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Next stop - removing the battery and getting it charging. The keys were hanging off the handlebars. Getting out the battery was as simple as turning the key. Popped right out. The battery, like the rest of the bike is beefy/substantial and feels very solid. Using the charger, the DC 2.5 port on the battery is behind a rubber cover that pops up and then rotates out of the way like the arms of a clock - don’t fold it back, rotate it. After 3-4 hours the charge indicator turned green, indicating full charge.

With the battery charging, it was time to put on the pedals, I couldn't find the marking on the pedals of left/right per the manual, but the left pedal should tighten counterclockwise and the right pedal should tighten clockwise. The pedals are actually pretty nice. I was going to replace them but they have a nice/wide base with good cleats to prevent your feet from slipping off.

Next - I installed seat/seat-post. Check. Then on to getting the display tilted properly - along with the left thumb throttle angle (mine was a little higher than I wanted). I then went over and checked the tightness of every screw/bolt. I was glad I did as some were a little loose. I found that the cap on the front shocks marked “air” was loose and needed tightening/securing.

All-in-all, a pretty easy build. Ride1Up could do a better job with the manual to make it more accurate to the specific bike. I completed my bike yesterday - and left the battery to charge overnight. This bike is really nice - way nicer than expected. I know I nit pick here/there - again, tradeoffs (and feedback for Ride1Up)! Today I installed my accessories and took it for a spin. I'll report back on the accessories soon and the ride experience once I get more miles.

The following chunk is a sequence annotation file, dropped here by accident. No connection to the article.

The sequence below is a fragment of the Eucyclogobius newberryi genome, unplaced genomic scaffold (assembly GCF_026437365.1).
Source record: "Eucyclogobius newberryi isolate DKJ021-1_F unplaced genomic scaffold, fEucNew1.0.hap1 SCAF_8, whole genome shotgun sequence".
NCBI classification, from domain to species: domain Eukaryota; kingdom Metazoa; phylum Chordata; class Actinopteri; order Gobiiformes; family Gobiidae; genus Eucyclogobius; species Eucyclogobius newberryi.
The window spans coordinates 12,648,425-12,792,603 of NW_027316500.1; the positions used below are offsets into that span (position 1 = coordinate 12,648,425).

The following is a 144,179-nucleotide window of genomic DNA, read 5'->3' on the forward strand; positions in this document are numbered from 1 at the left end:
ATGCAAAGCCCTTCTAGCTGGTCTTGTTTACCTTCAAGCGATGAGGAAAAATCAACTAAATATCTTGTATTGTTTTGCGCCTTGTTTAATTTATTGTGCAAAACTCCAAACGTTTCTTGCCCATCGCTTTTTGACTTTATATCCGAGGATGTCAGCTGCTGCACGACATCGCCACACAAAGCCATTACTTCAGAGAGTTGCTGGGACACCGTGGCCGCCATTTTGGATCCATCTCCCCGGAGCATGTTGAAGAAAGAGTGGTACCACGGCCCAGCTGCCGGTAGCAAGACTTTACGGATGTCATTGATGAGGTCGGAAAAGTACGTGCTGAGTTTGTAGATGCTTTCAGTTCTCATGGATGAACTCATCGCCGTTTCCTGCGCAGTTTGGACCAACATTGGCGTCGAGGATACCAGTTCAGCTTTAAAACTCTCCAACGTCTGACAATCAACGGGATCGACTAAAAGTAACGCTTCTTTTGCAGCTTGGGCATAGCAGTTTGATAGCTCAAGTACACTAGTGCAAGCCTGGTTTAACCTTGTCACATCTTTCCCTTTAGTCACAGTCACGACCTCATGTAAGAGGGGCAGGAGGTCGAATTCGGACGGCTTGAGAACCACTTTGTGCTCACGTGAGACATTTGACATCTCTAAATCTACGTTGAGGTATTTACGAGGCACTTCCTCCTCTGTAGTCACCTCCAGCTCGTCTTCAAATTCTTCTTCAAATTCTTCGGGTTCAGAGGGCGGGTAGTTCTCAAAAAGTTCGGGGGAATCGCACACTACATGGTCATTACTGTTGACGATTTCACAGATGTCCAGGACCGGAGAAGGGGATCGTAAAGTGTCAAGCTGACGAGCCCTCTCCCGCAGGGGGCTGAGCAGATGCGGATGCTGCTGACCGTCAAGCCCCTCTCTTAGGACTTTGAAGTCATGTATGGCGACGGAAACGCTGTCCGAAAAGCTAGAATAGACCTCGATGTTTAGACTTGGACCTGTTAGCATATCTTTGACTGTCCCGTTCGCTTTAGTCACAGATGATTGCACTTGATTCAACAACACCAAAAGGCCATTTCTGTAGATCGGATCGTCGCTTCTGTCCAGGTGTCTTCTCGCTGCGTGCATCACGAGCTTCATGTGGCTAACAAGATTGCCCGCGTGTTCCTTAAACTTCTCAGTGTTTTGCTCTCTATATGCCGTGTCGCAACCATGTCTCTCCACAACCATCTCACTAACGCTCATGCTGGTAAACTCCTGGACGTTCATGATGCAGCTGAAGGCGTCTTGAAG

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GenXrider

Active Member
Thanks for the initial review. I'm curious about the PAS in the 1-9 assist levels, primarily dialing in a low but noticeable assist level that still requires you to put some effort into it at around 15 mph on the flats for getting good exercise. Is there a big jump from 1 to 2 to 3 in the 9 assist setting? I had read power settings for the 500.

Also, I would like to hear how the torque sensor based assist on this bike feels or the experience in general, especially in comparison to the cadence sensor based assist of the 500 or 700.... or perhaps another bike.

Do the 2.4" tires give a smooth enough ride in gravel as to eliminate the need for a fat tire bike? I have to deal with some asphalt roads which they spread gravel on sections from time to time - really sucks on my current 35c tires.
 
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Lumpydog

Active Member
Day two:

Yesterday I test-drove my new LMT'D as stock and then added a few accessories. My ability to compare this bike to other ebikes is limited, as it is my first ebike. I've never tried a cadence sensor bike, so a torque sensor is my "normal".

I finished my last review/post saying that the LMT'D was nicer than I expected - that continues day 2.

Bike:

- It's heavy. I carried it up/down the 6 steps to my house as I test drove it and carried it back inside to make adjustments. 51 lbs is not trivial - even as a very light e-bike. It's not unreasonable, but it's enough weight to make you pay close attention to your footing.